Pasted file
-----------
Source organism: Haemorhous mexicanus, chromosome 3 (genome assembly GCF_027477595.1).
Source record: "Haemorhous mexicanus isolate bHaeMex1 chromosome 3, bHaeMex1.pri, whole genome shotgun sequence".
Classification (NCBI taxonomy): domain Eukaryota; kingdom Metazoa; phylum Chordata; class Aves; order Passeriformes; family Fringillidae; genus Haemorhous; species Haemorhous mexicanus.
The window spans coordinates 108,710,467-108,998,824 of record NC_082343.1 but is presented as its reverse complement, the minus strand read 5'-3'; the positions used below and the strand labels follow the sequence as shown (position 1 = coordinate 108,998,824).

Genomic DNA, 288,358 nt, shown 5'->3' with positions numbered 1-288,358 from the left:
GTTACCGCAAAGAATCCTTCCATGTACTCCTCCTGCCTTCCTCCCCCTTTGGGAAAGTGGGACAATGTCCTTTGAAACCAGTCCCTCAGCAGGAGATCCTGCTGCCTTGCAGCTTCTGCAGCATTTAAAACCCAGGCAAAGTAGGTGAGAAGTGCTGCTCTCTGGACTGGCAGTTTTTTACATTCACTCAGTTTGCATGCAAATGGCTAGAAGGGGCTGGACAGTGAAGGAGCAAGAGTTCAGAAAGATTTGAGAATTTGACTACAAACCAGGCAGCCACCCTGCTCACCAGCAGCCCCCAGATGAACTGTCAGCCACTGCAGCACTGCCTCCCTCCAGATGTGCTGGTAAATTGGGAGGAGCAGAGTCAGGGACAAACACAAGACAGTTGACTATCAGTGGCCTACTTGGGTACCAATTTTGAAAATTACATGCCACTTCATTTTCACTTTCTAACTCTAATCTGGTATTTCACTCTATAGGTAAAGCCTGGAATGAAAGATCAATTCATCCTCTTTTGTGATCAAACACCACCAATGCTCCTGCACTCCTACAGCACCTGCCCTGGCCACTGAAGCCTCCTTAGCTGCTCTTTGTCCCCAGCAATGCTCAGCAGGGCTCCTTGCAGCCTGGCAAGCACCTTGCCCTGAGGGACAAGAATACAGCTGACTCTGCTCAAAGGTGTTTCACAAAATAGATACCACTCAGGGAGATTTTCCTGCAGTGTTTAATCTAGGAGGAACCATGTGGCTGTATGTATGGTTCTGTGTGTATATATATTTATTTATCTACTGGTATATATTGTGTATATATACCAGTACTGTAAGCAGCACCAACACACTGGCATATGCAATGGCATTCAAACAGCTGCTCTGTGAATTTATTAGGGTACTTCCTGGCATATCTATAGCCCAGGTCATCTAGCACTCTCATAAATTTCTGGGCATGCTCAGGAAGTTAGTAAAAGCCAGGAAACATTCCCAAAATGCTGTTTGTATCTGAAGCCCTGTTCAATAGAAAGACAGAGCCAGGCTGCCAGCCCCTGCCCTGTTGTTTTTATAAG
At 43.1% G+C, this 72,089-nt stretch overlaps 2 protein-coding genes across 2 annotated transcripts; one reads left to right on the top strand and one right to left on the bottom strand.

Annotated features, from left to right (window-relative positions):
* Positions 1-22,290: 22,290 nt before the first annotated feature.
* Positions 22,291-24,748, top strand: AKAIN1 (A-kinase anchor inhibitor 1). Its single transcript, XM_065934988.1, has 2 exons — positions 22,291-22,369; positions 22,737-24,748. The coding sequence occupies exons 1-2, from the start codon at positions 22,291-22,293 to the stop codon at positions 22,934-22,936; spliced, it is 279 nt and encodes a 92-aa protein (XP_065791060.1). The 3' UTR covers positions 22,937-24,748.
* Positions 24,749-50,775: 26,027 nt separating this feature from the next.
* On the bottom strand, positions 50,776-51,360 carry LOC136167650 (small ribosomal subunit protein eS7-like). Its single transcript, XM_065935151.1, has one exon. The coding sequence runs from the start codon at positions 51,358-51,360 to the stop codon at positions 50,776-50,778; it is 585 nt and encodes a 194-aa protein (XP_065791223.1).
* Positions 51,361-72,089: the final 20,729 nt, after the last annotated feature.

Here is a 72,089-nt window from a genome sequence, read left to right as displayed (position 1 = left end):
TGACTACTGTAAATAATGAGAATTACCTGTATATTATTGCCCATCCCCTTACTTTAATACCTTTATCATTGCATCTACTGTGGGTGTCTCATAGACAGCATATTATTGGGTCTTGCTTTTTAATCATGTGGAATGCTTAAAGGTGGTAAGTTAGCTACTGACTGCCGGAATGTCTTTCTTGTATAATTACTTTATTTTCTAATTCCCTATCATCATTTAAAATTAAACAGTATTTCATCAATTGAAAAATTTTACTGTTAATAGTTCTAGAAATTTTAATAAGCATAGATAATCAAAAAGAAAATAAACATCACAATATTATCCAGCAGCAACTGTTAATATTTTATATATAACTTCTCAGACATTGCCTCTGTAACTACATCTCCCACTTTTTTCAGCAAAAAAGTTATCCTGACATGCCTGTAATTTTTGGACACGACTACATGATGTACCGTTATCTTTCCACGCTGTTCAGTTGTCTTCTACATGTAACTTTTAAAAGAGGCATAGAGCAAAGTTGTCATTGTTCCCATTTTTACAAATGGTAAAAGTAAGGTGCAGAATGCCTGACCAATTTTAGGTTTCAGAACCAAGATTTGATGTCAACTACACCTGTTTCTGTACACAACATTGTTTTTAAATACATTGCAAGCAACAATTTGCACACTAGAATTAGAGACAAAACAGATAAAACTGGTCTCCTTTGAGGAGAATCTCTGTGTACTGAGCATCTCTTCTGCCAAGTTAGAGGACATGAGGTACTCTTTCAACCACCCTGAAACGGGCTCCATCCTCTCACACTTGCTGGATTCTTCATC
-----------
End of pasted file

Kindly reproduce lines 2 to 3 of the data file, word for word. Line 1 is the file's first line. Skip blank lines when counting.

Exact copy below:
Source record: "Haemorhous mexicanus isolate bHaeMex1 chromosome 3, bHaeMex1.pri, whole genome shotgun sequence".
Classification (NCBI taxonomy): domain Eukaryota; kingdom Metazoa; phylum Chordata; class Aves; order Passeriformes; family Fringillidae; genus Haemorhous; species Haemorhous mexicanus.